Across half-eaten bagels and enough coffee to float a whale we poured out ideas and images, confessed and confided, scribbled and dreamed about questions like, Why is it so hard to feel at home in the kingdom of God? Will my two warring natures ever sign a truce? And, why does becoming like Jesus seem difficult every day and impossible on Mondays?
Over time we came to appreciate more fully that there was something healing in the conversation itself. The very act brought hope and a sense of healing community. Words from Tolstoy’s Confession come to mind:
I was listening to the conversation of an illiterate peasant, a pilgrim, about God, faith, life, and salvation, when a knowledge of faith revealed itself to me. I drew near to the people, listening to their opinions of life and faith, and I understood the truth more and more. So also was it when I read the “Lives of Holy Men,” which became my favorite books.
Yes, honest dialogue is healing. Pouring from oneself into another gives life—whether the words are audible or in print, whether they are found in the mouths of peasants or the lives of saints.
So the more we talked, the more we dreamed. And after a while, most of the dreaming was about a bigger table where others could sit too and join in: Orthodox and Pentecostals, Roman Catholics and Presbyterians, liberals and fundamentalists, pulling up chairs and putting differences aside to discuss what they hold in common—the desire to live life in love with God and each other. The desire to be transformed into a thinking, feeling, willing, behaving, and relating image of Christ.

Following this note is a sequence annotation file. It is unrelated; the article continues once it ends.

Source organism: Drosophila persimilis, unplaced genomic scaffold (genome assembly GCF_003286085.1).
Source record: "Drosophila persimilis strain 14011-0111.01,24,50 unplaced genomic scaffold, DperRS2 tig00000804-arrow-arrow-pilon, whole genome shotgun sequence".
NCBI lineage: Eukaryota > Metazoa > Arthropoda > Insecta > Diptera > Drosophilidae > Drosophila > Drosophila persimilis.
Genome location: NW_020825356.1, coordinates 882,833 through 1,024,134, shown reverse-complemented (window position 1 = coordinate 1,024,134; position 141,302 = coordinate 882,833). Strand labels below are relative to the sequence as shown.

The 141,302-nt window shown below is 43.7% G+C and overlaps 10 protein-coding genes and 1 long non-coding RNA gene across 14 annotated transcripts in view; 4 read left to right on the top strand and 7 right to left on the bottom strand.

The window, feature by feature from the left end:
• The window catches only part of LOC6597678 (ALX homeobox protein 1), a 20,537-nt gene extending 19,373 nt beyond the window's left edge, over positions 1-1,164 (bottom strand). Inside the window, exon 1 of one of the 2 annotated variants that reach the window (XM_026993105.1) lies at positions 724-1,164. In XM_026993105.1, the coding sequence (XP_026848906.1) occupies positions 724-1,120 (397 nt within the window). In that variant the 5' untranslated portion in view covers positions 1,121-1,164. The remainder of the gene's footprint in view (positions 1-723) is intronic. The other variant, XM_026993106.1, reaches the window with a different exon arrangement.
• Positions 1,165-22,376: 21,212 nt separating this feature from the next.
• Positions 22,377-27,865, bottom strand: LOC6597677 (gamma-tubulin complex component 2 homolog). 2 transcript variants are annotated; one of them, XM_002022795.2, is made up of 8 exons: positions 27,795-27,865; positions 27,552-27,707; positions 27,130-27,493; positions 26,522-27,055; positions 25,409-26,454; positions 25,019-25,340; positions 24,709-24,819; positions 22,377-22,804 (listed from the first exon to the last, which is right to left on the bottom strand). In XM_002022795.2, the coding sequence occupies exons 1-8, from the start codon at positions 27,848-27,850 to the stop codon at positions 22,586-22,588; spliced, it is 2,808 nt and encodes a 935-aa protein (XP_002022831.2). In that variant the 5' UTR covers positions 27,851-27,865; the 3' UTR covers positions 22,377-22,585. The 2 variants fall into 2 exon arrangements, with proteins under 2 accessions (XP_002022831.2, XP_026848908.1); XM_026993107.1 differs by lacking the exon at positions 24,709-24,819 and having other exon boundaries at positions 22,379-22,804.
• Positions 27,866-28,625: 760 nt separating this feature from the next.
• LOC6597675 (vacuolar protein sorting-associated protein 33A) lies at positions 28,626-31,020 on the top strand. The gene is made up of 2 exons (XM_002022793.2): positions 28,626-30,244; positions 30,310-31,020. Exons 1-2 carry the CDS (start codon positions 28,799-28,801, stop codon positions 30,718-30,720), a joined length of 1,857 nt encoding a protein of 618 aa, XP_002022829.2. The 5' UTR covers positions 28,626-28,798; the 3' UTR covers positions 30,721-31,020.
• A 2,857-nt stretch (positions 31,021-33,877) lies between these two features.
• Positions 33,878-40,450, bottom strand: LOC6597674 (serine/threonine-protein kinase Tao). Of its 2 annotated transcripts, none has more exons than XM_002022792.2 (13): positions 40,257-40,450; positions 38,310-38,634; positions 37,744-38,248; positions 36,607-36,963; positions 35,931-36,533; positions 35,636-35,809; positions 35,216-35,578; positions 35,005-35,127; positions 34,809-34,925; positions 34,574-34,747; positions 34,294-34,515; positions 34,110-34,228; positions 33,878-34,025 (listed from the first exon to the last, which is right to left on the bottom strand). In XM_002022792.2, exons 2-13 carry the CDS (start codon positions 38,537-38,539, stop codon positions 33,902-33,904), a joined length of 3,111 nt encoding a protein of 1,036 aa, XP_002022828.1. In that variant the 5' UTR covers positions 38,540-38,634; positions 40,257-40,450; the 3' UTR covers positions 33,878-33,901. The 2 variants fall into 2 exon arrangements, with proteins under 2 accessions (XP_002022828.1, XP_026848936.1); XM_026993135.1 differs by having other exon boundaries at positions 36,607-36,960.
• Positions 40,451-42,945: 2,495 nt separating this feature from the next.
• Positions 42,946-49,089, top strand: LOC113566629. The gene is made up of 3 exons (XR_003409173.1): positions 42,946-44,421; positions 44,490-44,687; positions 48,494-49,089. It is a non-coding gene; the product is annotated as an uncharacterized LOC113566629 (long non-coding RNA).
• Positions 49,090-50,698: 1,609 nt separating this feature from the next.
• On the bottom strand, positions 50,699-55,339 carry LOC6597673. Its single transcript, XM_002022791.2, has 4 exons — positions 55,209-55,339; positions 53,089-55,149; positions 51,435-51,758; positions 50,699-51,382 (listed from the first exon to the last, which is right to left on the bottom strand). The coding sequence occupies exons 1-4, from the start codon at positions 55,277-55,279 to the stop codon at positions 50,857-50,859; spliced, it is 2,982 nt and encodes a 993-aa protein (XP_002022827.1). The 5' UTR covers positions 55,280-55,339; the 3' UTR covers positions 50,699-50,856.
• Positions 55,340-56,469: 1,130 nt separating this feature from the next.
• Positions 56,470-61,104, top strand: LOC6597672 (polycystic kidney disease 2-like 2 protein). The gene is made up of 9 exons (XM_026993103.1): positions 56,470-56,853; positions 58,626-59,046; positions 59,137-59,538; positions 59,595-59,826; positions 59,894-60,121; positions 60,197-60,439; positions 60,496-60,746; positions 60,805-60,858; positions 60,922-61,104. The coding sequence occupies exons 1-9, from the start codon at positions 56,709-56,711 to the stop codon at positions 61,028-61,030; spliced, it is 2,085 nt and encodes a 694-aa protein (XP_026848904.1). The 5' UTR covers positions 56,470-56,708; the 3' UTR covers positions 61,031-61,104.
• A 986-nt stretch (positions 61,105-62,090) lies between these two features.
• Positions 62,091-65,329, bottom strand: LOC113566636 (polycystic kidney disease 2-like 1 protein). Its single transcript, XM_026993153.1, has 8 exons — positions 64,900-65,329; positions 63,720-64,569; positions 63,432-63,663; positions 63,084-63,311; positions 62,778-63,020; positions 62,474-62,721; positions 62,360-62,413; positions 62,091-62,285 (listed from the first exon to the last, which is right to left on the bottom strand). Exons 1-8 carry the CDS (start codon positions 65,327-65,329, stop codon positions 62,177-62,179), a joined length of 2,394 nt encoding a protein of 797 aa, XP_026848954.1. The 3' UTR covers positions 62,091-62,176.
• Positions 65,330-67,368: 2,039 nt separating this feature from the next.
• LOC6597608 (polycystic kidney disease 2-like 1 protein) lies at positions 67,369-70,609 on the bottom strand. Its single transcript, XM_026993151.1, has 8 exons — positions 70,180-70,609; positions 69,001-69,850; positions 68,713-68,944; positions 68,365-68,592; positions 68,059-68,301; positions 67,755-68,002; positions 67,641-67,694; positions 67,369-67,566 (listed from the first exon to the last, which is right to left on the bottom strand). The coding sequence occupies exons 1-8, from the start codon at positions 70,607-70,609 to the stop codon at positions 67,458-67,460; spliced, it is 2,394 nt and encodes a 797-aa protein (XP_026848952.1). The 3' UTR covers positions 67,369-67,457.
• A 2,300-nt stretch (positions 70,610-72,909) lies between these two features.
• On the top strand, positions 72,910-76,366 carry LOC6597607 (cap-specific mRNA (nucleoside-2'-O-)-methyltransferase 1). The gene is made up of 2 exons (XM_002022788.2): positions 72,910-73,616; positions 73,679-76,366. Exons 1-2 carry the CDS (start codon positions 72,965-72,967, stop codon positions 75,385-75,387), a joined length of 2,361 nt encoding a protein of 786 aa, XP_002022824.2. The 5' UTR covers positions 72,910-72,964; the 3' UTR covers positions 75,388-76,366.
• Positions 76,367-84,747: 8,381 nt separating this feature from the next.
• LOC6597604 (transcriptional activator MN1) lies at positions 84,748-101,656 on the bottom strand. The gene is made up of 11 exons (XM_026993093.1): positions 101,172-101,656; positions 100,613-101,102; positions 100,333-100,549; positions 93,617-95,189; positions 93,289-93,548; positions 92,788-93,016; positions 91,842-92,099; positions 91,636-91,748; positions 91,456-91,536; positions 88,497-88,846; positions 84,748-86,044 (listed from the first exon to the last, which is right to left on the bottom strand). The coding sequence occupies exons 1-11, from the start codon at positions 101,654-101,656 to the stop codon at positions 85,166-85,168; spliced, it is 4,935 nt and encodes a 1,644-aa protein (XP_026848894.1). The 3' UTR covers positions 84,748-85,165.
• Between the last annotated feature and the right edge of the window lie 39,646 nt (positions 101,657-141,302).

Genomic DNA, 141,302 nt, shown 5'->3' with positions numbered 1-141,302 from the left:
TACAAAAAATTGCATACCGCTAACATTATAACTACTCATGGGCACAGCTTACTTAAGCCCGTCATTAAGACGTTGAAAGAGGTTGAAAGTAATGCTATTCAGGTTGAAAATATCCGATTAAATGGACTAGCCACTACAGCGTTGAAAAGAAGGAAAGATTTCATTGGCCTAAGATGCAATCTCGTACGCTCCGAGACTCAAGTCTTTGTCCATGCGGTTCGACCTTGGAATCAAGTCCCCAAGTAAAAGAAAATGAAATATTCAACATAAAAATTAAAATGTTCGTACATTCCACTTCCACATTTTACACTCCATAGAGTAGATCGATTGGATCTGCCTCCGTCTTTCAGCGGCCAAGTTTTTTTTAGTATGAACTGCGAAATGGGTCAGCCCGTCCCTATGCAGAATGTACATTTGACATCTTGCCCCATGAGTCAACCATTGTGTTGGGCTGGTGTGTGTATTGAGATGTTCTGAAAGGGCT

And there was the genesis of this new periodical: a forum not for professional pontification but for simple dialogue among friends. Honest conversation about the most important matters in the universe.
But don’t be misled. The conversations you will find in these pages are not light or shallow. Who would want to pull up a chair and join in with that? No, we want substance, not cliche´; realness, not saccharine-sweetness. transparency, not guardedness.
Let us be more precise with you about both the broad background and the specifics that you will find on these pages.
Conversations has been created to provide spiritual accompaniment and honest dialogue for those who long for radical transformation in Christ. It is designed to both stimulate hunger and to illuminate the path by:
- Drawing on classical wisdom and practice.
- Exploring the vital role of community.
- Illustrating the journey with realism and hope.
In keeping with the idea of the soul as a unique representation of unity and diversity, the format of Conversations will include five continuing themes or sections. Each theme represents an enduring aspect of the person—thought, emotion, behavior, relationship, and intention—and is presented as a reoccurring section of the journal. But each section is written with an eye toward uniting principles—authentic transformation of the soul and ultimate unity with Christ.
Presented below is a listing
of the five sections with several potential features, columns, articles, or essays. While an attempt will be made to provide a minimum of two entries under each section, flexibility will prevail.